Why are we skeptics to the core?
The original “Father of History,” Herodotus, had a mixed reputation in antiquity: None other than the biographer Plutarch dubbed him “the father of lies.” It seems that ever since publication of Herodotus’ historical account of the Persian Wars, that great early fifth-century BCE conflict between the Greek world and the Persian Empire, a question has persisted: Is Herodotus telling the truth?
Sometimes, we—meaning modern historians—arrogantly believe we know the course of events better than our ancient sources, whose trustworthiness is so easy to doubt. Here is an example: In his narrative of the second Persian invasion of Greece in 480 BCE, Herodotus tells about a decree of Themistocles in Athens, which ordered the evacuation of all non-combatants out of Athens in advance of the Persian attack on the city. A number of modern historians have been skeptical about Herodotus’ accuracy in describing Athenian strategy, however, and have even questioned the existence of this decree. Did Herodotus just make it up? This appeared to be a possibility.
But providence or happy accident can be a historian’s best friend. In the late 1950s a Greek farmer found an ancient inscription in his field. The stone was just the right size to use as a doorstep. Eventually, however, he relinquished it to a collection of artifacts displayed in a local coffee shop. And there an American scholar, Michael Jameson, saw it and promptly realized he was looking at Themistocles’ decree. Herodotus was vindicated at last, at least according to some. Others merely adjusted their theories to question the accuracy of this inscription.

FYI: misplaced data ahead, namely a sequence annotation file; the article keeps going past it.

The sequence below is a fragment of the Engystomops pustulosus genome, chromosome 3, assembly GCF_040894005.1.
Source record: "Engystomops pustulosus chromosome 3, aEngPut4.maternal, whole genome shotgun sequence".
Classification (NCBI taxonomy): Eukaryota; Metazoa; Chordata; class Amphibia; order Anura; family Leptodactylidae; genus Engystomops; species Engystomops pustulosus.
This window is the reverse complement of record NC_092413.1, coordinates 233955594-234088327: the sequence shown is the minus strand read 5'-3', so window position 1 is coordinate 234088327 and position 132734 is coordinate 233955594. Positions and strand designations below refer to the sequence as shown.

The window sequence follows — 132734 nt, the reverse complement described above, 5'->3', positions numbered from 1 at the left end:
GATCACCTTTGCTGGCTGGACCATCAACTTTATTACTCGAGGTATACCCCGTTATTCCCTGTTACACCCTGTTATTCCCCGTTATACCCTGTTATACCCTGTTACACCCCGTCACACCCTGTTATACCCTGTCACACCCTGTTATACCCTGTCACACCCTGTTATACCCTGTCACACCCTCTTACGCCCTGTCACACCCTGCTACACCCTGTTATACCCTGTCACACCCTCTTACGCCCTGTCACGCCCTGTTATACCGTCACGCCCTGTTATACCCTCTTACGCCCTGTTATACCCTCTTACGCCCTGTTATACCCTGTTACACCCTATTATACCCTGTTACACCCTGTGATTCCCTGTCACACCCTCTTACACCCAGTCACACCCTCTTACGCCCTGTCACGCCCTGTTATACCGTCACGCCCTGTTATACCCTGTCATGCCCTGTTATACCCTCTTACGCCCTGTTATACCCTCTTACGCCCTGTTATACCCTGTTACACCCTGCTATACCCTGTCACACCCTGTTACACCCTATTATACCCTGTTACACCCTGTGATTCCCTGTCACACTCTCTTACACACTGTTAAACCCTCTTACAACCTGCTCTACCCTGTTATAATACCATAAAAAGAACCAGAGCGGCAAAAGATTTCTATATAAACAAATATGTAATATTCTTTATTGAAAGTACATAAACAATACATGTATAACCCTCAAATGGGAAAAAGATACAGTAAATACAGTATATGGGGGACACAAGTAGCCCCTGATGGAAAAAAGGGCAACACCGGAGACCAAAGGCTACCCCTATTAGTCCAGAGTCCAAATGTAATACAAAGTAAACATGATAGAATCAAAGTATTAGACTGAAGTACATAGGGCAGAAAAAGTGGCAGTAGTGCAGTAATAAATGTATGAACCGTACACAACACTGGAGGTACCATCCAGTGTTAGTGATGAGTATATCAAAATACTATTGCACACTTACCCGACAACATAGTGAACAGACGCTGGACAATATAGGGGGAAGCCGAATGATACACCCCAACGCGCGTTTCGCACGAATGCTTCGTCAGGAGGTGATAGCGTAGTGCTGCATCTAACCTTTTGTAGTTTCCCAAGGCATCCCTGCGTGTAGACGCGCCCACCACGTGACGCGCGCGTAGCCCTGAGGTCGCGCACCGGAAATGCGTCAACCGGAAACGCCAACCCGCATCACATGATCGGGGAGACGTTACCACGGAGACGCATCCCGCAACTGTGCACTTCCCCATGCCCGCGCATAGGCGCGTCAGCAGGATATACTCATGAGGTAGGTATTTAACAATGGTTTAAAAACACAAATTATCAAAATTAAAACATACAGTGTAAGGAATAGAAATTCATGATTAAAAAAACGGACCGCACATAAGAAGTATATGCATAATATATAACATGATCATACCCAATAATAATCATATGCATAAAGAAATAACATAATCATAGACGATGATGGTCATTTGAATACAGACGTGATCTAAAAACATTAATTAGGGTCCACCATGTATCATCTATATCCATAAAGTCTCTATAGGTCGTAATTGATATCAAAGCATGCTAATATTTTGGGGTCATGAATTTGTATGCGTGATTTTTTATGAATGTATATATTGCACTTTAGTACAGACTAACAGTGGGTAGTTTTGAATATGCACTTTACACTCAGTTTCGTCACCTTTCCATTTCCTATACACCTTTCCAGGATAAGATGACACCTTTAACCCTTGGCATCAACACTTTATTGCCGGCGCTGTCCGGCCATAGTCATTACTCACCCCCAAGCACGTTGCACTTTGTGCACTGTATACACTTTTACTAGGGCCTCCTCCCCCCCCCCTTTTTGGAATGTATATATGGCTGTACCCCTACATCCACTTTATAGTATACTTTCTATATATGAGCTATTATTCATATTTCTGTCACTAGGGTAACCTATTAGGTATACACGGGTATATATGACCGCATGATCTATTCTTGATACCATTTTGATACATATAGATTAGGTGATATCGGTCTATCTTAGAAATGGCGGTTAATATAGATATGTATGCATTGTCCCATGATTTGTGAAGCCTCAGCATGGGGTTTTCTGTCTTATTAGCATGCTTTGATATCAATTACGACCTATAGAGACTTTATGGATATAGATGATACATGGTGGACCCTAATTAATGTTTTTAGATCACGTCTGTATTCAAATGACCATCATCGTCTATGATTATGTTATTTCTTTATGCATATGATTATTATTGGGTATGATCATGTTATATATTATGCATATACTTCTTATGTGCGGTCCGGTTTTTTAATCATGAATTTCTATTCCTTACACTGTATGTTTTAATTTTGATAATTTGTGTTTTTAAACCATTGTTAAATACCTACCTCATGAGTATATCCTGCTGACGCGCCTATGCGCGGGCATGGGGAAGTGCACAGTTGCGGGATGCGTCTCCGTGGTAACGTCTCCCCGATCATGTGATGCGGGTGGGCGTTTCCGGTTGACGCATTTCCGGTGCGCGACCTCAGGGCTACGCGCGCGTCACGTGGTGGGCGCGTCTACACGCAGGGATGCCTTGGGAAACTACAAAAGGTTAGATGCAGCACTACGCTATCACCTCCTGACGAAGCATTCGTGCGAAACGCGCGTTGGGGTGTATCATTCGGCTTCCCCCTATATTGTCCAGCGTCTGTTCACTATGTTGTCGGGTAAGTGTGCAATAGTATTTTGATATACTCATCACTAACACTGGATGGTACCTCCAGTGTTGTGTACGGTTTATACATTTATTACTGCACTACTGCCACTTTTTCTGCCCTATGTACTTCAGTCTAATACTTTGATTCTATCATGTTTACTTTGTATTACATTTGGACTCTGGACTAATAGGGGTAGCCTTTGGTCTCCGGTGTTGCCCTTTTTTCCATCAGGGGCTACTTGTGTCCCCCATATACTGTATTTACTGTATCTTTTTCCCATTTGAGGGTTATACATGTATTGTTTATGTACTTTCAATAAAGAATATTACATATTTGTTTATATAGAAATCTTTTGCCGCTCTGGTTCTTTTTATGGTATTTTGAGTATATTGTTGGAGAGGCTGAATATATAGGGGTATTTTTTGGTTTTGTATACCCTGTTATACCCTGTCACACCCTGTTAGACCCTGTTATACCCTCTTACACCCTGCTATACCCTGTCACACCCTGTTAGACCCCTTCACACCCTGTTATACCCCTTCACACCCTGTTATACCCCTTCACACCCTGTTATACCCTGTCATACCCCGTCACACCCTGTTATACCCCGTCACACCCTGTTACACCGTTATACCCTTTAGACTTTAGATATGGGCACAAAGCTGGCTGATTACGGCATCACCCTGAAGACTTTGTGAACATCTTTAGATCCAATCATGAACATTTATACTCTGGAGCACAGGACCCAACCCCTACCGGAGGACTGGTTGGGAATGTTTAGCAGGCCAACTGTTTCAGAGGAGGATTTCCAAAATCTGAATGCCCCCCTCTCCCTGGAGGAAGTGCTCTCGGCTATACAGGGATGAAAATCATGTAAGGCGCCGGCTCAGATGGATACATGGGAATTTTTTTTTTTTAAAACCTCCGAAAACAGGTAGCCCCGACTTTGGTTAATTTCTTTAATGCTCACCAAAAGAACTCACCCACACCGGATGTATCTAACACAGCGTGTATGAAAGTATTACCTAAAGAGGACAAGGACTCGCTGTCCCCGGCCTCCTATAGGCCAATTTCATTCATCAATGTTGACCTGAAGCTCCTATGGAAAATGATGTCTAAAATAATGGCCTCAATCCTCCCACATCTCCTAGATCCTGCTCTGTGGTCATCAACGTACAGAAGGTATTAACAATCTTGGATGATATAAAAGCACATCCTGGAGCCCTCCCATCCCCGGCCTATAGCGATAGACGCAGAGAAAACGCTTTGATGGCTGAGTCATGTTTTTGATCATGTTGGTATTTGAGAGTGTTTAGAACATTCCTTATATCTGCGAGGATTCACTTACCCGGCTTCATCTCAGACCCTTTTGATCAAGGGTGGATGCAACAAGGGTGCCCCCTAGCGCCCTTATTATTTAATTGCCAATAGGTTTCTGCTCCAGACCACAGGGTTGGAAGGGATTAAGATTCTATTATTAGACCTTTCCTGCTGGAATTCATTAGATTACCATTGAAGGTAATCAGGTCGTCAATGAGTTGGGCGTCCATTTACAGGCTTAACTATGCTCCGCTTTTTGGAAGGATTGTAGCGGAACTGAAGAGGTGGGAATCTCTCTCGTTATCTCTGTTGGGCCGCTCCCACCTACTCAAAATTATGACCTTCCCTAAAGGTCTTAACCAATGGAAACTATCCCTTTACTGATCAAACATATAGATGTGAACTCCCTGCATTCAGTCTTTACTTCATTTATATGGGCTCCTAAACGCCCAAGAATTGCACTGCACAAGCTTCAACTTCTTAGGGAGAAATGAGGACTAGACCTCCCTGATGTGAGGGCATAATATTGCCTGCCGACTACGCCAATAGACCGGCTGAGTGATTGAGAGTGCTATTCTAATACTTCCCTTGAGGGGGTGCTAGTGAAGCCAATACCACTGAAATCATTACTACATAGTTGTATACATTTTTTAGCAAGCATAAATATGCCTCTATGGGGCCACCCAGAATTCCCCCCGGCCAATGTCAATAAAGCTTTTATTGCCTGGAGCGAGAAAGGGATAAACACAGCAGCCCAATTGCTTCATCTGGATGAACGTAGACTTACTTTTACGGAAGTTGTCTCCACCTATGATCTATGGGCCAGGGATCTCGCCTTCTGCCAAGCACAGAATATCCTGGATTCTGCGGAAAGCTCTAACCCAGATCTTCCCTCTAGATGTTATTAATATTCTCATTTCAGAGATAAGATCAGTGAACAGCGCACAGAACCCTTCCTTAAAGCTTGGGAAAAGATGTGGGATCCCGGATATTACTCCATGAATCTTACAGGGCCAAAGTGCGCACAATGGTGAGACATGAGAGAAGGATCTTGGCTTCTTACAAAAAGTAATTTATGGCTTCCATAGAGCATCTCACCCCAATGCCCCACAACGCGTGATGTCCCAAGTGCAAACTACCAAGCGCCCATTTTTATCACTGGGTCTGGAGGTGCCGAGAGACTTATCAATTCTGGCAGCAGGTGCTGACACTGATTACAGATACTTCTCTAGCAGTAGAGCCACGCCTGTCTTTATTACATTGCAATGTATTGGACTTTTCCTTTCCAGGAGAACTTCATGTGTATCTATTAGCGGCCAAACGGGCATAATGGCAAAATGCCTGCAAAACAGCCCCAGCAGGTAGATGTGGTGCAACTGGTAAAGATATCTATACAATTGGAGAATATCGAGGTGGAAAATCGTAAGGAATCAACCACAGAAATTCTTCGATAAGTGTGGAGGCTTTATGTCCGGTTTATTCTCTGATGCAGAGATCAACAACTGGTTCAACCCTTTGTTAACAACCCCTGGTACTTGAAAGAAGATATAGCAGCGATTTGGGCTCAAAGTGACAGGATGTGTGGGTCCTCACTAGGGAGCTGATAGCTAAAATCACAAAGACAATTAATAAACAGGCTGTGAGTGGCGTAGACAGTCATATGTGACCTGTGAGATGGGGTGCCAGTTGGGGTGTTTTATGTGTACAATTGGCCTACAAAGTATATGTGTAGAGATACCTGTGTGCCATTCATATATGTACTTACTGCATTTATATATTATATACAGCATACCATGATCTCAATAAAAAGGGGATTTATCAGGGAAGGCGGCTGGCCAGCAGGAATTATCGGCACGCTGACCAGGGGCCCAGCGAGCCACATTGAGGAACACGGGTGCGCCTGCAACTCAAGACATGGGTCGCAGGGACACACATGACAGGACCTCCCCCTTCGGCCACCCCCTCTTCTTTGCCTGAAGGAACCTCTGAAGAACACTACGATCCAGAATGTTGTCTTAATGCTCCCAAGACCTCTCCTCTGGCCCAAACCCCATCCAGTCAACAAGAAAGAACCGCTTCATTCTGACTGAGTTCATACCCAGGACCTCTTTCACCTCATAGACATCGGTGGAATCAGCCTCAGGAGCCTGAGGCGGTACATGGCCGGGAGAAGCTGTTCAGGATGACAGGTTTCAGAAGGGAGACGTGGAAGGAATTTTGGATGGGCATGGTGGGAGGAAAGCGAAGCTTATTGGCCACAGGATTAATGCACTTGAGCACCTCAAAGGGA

This episode illuminates certain implicit assumptions that modern historians have when working with primary sources, whether ancient or modern. Put simply, so much of the work of the historian revolves around evaluating other people’s truth claims and motivations in telling stories. In Herodotus’ case, so long as no external evidence existed to confirm his historical claims, it was easy to dismiss his account and propose a plausible, different description of Greek strategy.